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Cloud storage firm Box taps ex-Symantec CEO for mobile security

SAN FRANCISCO (Reuters) - Fast-growing cloud storage firm Box, which could go public as soon as 2014, has asked former Symantec CEO Enrique Salem to help it adapt its security infrastructure to a sharp rise in smartphone and tablet use in the workplace.

Box Chief Executive Officer Aaron Levie said in a Tuesday blogpost that Salem, who left the security software giant in 2012, will come onboard as a special advisor, working with security firms and partners to better protect its corporate clients in the mobile era.

Protecting data has become increasingly crucial as corporations continue to drive adoption of the so-called cloud, where data and computing is handled via remote servers. The proliferation of smartphones also mean companies now have to manage security across a more complex network than in the past.

"Enterprises are facing a tremendous shift in information security today," Levie said. (http://blog.box.com/2014/02/enrique-salem/)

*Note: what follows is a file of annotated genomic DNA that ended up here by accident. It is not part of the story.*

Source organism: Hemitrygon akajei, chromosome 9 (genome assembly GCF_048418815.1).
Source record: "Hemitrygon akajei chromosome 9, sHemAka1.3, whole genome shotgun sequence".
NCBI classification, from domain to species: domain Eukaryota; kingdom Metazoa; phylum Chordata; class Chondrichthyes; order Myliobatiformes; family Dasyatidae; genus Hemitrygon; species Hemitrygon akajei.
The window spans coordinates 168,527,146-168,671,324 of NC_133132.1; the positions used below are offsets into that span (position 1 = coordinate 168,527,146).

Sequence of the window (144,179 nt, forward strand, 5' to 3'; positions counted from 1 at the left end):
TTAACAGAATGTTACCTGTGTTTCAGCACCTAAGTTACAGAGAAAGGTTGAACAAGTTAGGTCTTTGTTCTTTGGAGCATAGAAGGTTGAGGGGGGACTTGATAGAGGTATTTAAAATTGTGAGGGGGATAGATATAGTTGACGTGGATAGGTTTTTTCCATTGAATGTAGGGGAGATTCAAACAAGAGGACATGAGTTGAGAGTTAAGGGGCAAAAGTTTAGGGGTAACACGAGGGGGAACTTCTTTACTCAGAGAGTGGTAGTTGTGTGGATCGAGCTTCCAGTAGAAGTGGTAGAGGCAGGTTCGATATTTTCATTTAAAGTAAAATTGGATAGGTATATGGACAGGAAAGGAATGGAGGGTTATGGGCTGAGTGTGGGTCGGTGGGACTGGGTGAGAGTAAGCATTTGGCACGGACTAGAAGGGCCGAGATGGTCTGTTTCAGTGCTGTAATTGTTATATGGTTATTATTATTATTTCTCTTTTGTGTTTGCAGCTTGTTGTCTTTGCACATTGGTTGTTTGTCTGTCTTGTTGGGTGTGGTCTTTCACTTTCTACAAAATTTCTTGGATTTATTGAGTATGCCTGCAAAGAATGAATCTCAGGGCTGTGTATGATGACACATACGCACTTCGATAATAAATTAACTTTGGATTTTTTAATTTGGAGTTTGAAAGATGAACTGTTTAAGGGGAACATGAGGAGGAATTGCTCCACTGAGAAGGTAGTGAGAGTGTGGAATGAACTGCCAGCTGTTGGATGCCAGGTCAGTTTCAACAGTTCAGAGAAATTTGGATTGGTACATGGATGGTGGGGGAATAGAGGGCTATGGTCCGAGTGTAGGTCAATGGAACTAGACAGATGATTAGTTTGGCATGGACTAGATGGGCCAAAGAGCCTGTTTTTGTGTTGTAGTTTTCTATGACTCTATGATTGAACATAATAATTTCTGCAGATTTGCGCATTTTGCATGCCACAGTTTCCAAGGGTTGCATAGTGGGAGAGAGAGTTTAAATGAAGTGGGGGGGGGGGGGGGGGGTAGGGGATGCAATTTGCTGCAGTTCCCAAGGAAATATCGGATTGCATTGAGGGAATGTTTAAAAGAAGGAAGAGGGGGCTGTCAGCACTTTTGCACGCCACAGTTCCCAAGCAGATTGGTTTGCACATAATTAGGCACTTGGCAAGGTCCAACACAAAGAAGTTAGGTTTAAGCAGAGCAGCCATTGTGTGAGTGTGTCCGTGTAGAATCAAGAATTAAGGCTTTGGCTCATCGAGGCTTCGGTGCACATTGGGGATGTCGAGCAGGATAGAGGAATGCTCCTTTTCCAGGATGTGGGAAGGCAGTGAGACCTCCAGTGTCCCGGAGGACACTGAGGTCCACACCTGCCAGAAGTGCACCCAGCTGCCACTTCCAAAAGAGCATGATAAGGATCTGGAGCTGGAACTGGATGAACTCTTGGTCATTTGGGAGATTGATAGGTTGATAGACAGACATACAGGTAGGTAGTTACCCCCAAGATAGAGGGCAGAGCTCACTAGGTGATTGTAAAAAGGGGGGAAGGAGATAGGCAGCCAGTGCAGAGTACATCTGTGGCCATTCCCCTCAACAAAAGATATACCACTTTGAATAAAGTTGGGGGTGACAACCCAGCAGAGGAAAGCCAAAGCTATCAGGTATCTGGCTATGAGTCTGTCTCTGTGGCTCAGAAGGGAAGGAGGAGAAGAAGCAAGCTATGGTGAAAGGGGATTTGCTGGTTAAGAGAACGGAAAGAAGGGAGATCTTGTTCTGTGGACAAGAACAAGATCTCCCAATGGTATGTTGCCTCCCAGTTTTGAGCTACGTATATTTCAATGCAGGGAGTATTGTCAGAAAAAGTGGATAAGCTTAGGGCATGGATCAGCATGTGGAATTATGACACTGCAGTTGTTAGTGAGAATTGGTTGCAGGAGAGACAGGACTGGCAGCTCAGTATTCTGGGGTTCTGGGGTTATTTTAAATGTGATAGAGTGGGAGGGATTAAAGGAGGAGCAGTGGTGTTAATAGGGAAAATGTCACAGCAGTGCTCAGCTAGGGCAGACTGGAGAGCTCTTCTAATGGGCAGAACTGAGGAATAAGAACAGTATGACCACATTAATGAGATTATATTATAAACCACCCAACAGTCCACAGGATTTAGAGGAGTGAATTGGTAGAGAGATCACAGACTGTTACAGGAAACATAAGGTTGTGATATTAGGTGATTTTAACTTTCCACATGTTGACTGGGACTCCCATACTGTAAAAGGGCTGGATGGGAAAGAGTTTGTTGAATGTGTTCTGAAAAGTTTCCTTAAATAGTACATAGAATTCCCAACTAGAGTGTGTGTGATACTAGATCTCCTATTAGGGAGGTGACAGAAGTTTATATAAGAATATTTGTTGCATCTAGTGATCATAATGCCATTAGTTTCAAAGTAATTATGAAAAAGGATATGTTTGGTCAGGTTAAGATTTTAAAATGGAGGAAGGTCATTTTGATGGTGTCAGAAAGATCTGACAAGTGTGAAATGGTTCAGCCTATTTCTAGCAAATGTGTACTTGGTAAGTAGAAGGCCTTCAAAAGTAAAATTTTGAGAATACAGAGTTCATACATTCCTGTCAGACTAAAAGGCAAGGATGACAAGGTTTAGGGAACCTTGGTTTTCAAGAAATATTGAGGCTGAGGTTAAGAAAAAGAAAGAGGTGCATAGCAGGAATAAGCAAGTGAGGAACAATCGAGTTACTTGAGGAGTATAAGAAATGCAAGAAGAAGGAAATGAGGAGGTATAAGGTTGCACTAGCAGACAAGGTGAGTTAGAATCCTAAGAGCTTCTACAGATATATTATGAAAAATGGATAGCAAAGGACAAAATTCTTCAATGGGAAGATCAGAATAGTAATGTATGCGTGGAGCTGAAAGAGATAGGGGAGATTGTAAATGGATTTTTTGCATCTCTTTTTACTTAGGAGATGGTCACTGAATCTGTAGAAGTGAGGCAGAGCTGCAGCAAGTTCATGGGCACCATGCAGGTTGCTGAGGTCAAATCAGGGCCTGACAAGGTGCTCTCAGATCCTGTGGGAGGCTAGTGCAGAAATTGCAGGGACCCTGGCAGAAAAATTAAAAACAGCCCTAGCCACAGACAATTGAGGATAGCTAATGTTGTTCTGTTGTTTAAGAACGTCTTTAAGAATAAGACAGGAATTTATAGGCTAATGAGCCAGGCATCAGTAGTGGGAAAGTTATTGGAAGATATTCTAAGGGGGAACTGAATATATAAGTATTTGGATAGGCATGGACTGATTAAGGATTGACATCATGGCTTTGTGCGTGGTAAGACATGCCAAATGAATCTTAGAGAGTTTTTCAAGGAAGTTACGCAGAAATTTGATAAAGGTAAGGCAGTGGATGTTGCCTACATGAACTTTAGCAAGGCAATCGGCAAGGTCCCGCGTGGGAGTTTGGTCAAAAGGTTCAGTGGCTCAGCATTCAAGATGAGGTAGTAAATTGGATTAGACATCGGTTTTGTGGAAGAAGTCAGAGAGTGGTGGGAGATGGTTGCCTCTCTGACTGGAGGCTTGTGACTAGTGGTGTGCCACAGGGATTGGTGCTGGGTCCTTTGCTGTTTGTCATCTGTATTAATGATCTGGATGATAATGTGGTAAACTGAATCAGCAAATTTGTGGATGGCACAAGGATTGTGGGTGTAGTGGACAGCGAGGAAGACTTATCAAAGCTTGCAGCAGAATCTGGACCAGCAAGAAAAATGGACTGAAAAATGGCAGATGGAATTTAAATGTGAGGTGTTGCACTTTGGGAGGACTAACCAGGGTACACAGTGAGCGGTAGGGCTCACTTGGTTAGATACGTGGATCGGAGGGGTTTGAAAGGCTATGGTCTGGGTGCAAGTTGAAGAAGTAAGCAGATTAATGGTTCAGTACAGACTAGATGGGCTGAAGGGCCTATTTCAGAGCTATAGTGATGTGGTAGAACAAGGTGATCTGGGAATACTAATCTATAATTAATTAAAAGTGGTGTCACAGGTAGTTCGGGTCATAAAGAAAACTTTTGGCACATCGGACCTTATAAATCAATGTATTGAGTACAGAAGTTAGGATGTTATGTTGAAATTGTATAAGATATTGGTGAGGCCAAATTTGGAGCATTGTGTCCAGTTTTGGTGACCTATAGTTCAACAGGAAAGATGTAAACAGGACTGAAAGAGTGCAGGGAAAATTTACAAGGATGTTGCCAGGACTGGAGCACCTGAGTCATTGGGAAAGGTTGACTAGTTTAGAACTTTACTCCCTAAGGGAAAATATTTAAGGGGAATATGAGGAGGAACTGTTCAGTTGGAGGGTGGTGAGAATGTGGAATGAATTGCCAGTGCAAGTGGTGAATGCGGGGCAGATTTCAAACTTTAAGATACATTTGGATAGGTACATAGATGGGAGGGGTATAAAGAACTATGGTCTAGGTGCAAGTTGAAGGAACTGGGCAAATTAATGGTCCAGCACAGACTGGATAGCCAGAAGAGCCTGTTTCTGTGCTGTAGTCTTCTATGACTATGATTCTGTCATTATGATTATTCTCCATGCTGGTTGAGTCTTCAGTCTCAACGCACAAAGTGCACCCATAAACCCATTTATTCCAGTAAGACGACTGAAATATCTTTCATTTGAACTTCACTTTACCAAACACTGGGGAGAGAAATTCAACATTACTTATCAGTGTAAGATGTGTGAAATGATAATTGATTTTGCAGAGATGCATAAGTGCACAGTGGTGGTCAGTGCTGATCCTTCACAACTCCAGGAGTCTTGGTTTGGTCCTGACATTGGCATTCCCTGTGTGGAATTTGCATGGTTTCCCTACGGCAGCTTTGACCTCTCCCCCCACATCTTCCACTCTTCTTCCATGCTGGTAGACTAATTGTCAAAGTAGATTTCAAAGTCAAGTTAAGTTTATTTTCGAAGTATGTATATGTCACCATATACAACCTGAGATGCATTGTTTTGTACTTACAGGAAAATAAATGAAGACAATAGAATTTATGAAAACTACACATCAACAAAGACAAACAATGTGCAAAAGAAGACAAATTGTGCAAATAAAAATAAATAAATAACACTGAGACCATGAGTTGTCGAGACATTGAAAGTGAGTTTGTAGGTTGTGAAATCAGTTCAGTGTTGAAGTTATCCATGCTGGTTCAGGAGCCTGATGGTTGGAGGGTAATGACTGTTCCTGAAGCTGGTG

"The proliferation of new devices that are brought in by employees, the global nature of work that ensures collaboration across business boundaries, and the dramatic rise of cloud applications used across an organization all pose new challenges for enterprises in managing their information."

Box, one of Silicon Valley's highly anticipated initial public offering candidates, has selected Morgan Stanley, Credit Suisse and JPMorgan Chase & Co to lead a proposed IPO, sources told Reuters in November.

The eight-year-old company focuses on selling online storage to enterprise clients, and charges them a fee for additional space and services. Like rival Dropbox, it has been able to steadily gain market share through innovative Internet-based products, and despite competition from tech giants like Google Inc, Microsoft Corp and Apple Inc.

The company has been valued at more than $1.2 billion by private investors, according to 2012 venture rounds, although it remains unclear whether the company is profitable.

Salem left a company that once dominated security software but was then struggling to turn around. Its shares fell 19 percent during his tenure.

(Reporting by Edwin Chan; Editing by Bernard Orr)

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